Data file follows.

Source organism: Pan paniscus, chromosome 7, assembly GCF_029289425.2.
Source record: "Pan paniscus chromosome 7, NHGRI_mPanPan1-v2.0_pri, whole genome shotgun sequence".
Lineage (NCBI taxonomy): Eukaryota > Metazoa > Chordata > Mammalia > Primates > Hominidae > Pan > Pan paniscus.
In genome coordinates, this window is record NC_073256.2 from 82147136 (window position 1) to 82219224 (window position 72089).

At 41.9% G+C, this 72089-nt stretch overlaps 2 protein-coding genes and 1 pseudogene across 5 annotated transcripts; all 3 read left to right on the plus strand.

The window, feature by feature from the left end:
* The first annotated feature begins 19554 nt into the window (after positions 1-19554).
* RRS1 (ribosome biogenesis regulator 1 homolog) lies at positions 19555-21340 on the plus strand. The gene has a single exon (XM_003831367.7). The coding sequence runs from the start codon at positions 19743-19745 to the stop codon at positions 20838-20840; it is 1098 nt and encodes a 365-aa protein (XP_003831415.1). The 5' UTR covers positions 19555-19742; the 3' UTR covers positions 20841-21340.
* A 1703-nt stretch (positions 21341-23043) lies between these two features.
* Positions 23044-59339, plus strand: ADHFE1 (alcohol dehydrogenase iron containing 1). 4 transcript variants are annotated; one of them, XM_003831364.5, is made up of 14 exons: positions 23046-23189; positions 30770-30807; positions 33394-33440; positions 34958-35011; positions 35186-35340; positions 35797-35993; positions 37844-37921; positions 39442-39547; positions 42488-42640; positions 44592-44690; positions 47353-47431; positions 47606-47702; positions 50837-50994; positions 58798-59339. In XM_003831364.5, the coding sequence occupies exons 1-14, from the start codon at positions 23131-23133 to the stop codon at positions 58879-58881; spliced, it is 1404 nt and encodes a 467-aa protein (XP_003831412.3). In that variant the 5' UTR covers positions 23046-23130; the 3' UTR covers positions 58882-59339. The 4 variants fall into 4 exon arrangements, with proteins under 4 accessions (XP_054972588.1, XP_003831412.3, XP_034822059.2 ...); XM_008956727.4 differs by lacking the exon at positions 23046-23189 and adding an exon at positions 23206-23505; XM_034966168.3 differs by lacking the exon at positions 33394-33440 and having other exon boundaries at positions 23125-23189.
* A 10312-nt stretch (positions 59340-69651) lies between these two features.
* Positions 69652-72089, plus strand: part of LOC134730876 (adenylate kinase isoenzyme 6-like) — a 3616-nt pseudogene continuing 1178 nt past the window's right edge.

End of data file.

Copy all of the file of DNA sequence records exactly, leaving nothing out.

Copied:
Source organism: Pan paniscus, chromosome 7, assembly GCF_029289425.2.
Source record: "Pan paniscus chromosome 7, NHGRI_mPanPan1-v2.0_pri, whole genome shotgun sequence".
Lineage (NCBI taxonomy): Eukaryota > Metazoa > Chordata > Mammalia > Primates > Hominidae > Pan > Pan paniscus.
In genome coordinates, this window is record NC_073256.2 from 82147136 (window position 1) to 82219224 (window position 72089).

At 41.9% G+C, this 72089-nt stretch overlaps 2 protein-coding genes and 1 pseudogene across 5 annotated transcripts; all 3 read left to right on the plus strand.

The window, feature by feature from the left end:
* The first annotated feature begins 19554 nt into the window (after positions 1-19554).
* RRS1 (ribosome biogenesis regulator 1 homolog) lies at positions 19555-21340 on the plus strand. The gene has a single exon (XM_003831367.7). The coding sequence runs from the start codon at positions 19743-19745 to the stop codon at positions 20838-20840; it is 1098 nt and encodes a 365-aa protein (XP_003831415.1). The 5' UTR covers positions 19555-19742; the 3' UTR covers positions 20841-21340.
* A 1703-nt stretch (positions 21341-23043) lies between these two features.
* Positions 23044-59339, plus strand: ADHFE1 (alcohol dehydrogenase iron containing 1). 4 transcript variants are annotated; one of them, XM_003831364.5, is made up of 14 exons: positions 23046-23189; positions 30770-30807; positions 33394-33440; positions 34958-35011; positions 35186-35340; positions 35797-35993; positions 37844-37921; positions 39442-39547; positions 42488-42640; positions 44592-44690; positions 47353-47431; positions 47606-47702; positions 50837-50994; positions 58798-59339. In XM_003831364.5, the coding sequence occupies exons 1-14, from the start codon at positions 23131-23133 to the stop codon at positions 58879-58881; spliced, it is 1404 nt and encodes a 467-aa protein (XP_003831412.3). In that variant the 5' UTR covers positions 23046-23130; the 3' UTR covers positions 58882-59339. The 4 variants fall into 4 exon arrangements, with proteins under 4 accessions (XP_054972588.1, XP_003831412.3, XP_034822059.2 ...); XM_008956727.4 differs by lacking the exon at positions 23046-23189 and adding an exon at positions 23206-23505; XM_034966168.3 differs by lacking the exon at positions 33394-33440 and having other exon boundaries at positions 23125-23189.
* A 10312-nt stretch (positions 59340-69651) lies between these two features.
* Positions 69652-72089, plus strand: part of LOC134730876 (adenylate kinase isoenzyme 6-like) — a 3616-nt pseudogene continuing 1178 nt past the window's right edge.